nep-ifn New Economics Papers
on International Finance
Issue of 2021‒03‒01
three papers chosen by
Vimal Balasubramaniam
University of Oxford

  1. Has Persistence Persisted in Private Equity? Evidence from Buyout and Venture Capital Funds By Robert S. Harris; Tim Jenkinson; Steven N. Kaplan; Ruediger Stucke
  2. Mispricing and Uncertainty in International Markets By Mirela Sandulescu; Paul Schneider
  3. U.S. Banks and Global Liquidity By Ricardo Correa; Wenxin Du; Gordon Liao

  1. By: Robert S. Harris (University of Virginia - Darden School of Business); Tim Jenkinson (University of Oxford - Said School of Business); Steven N. Kaplan (University of Chicago - Booth School of Business; NBER); Ruediger Stucke (Warburg Pincus LLC)
    Abstract: We present new evidence on the persistence of U.S. private equity (buyout and venture capital) funds using cash-flow data sourced from Burgiss’s large sample of institutional investors. Previous research, studying largely pre-2000 data, finds strong persistence for both buyout and venture capital (VC) firms. Using ex post or most recent fund performance (as of June2019), we confirm the previous findings on persistence overall as well as for pre-2001 and post-2000 funds. However, when we look at the information an investor would actually have – previous fund performance at the time of fundraising rather than final performance – we find little or no evidence of persistence for buyouts, both overall and post-2000. For post-2000 buyouts, the conventional wisdom to invest in previously top quartile funds does not hold. Using previous fund PME at fundraising, we find modest persistence, but it is driven by bottom, not top quartile performance. On the other hand, persistence for VC funds persists even when using information available at the time of fundraising. Therefore, the conventional wisdom of investors holds for VC.
    JEL: G11 G24
    Date: 2020
  2. By: Mirela Sandulescu (University of Michigan, Ross School of Business); Paul Schneider (University of Lugano - Institute of Finance; Swiss Finance Institute)
    Abstract: We develop Residual MisPricing (RMP), an index capturing mispricing relative to a linear benchmark asset pricing model, from the structure imposed by no-arbitrage. RMP is fully conditional and depends only on the returns of basic assets. Return data for several economies reveal that RMP is countercyclical and related to financial uncertainty. RMP further shows a strong positive relation to conditional international equity and currency risk premia, as well as a close link to market-wide funding liquidity shocks. The relations we document hold in particular out-of-sample. Our evidence points to new record highs for RMP during the COVID-19 era, similar to its behavior in the 2008 financial crisis.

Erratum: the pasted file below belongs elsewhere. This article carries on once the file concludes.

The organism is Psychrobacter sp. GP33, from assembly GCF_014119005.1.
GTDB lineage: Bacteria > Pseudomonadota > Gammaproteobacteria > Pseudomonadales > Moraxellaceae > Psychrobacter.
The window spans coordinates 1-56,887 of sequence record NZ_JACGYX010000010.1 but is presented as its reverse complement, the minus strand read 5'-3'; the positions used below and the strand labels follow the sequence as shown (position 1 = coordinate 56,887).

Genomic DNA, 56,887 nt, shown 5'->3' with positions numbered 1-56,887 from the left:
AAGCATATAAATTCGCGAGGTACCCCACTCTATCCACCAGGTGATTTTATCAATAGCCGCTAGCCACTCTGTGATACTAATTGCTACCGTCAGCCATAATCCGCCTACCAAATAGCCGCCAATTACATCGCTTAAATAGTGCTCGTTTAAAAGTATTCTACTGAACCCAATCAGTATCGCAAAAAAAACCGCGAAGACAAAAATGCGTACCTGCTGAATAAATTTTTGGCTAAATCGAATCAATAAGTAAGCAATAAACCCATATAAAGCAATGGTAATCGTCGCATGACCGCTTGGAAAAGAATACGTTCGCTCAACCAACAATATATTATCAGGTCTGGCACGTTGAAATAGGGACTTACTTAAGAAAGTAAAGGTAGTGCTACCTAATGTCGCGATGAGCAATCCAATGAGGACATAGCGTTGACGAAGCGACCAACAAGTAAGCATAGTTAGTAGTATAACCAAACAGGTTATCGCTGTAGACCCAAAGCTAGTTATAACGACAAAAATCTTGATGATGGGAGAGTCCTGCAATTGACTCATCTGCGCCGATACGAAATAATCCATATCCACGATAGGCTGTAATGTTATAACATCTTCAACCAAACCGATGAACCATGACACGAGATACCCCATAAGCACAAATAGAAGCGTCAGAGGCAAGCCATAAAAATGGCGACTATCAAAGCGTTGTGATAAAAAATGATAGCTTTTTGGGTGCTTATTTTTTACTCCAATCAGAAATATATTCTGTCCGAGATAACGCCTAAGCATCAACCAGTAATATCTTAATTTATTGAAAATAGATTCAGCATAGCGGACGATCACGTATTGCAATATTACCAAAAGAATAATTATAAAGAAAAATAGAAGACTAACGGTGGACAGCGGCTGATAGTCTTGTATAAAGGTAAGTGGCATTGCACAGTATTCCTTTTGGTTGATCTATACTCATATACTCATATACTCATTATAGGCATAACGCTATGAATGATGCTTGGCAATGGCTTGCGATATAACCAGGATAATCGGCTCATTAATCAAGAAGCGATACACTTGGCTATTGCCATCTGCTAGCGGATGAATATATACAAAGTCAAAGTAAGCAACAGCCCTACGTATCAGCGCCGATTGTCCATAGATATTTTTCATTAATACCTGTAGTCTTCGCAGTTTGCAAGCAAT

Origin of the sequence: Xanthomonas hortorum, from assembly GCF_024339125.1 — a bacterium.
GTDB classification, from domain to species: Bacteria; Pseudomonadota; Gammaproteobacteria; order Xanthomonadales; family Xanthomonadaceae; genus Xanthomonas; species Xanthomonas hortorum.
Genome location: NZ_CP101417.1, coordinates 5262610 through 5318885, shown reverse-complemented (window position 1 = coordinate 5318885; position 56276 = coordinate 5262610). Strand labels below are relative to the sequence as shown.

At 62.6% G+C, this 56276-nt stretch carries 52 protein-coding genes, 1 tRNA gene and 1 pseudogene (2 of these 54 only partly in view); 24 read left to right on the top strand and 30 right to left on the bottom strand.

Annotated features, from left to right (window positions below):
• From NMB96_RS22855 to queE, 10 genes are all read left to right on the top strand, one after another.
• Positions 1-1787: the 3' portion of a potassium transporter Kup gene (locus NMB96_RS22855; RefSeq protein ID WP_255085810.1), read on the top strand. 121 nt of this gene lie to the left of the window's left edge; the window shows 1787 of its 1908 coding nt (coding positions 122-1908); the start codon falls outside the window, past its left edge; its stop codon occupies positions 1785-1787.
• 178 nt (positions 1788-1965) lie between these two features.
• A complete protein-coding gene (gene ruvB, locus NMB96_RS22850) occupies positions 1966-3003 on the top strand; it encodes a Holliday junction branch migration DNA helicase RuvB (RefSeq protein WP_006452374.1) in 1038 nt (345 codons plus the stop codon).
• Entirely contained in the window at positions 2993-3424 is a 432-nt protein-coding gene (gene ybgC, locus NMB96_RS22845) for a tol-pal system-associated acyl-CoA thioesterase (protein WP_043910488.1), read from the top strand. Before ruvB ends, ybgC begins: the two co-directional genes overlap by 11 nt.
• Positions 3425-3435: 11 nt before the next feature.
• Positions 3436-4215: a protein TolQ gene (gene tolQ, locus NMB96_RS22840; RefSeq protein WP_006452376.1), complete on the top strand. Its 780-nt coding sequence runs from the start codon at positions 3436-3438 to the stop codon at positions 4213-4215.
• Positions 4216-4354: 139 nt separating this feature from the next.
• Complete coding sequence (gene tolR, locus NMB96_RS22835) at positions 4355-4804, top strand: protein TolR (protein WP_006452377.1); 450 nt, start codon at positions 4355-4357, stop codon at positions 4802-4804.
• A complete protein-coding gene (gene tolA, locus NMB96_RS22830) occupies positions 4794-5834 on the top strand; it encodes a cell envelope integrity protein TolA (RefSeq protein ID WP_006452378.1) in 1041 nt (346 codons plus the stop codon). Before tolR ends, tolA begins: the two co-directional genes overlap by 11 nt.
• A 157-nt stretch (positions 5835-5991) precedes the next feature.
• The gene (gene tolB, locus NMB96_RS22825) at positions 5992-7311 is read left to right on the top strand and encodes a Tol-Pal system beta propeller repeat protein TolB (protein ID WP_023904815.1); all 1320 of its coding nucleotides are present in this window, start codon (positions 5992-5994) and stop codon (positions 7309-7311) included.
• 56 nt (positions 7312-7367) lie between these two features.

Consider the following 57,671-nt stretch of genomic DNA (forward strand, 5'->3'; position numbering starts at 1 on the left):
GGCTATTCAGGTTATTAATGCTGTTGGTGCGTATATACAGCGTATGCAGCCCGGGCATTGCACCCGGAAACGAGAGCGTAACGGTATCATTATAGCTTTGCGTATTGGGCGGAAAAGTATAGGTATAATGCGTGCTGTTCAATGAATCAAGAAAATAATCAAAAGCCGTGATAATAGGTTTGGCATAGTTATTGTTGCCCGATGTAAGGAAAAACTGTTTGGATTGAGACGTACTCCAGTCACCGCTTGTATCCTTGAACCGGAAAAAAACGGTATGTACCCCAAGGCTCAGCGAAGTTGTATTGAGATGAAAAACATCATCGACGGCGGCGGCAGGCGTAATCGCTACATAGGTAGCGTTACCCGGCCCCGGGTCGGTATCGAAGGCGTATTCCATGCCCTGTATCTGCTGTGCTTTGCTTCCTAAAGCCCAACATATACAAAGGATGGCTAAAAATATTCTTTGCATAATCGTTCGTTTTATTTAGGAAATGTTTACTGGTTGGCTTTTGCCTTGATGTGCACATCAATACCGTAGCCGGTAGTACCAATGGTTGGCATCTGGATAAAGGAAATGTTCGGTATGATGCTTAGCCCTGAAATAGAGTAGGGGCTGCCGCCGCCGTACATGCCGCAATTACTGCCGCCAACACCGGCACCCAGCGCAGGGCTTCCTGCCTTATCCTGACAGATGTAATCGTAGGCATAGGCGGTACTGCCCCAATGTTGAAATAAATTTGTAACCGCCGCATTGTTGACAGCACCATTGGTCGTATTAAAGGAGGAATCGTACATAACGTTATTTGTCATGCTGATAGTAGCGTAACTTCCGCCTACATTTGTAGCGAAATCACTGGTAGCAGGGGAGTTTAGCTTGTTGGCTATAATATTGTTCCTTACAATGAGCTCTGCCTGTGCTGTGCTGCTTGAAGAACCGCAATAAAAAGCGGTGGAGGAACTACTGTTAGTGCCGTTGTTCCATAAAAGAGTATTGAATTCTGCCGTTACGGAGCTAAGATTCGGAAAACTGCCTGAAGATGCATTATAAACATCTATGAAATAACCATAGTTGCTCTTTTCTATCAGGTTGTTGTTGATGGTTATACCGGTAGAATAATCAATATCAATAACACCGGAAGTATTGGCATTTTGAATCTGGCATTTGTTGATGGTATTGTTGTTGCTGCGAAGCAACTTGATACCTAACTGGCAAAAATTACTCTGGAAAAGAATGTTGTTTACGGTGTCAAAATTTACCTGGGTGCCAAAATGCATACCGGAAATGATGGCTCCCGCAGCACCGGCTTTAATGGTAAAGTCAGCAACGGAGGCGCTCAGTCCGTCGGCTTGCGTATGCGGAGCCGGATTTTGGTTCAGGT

Keywords: stochastic discount factor, residual mispricing, financial uncertainty, exchange rates, machine learning
    JEL: G11 G12 G15
    Date: 2021–02
  3. By: Ricardo Correa (Board of Governors of the Federal Reserve System); Wenxin Du (University of Chicago - Booth School of Business; NBER); Gordon Liao (Board of Governors of the Federal Reserve System)
    Abstract: We characterize how U.S. global systemically important banks (GSIBs) supply short-term dollar liquidity in repo and foreign exchange swap markets in the post-Global Financial Crisis regulatory environment and serve as the "lenders-of-second-to-last-resort". Using daily supervisory bank balance sheet information, we find that U.S. GSIBs modestly increase their dollar liquidity provision in response to dollar funding shortages, particularly at period-ends, when the U.S. Treasury General Account balance increases, and during the balance sheet taper of the Federal Reserve. The increase in the dollar liquidity provision is mainly financed by reducing excess reserve balances at the Federal Reserve. Intra-firm transfers between depository institutions and broker-dealer subsidiaries within the same bank holding company are crucial to this type of "reserve-draining" intermediation. Finally, we discuss factors that contributed to the repo spike in September 2019 and the subsequent response of U.S. GSIBs to recent policy interventions by the Federal Reserve.
    Keywords: Liquidity, global banks, repos, reserves, covered interest rate parity
    JEL: G2 F3 E4
    Date: 2020

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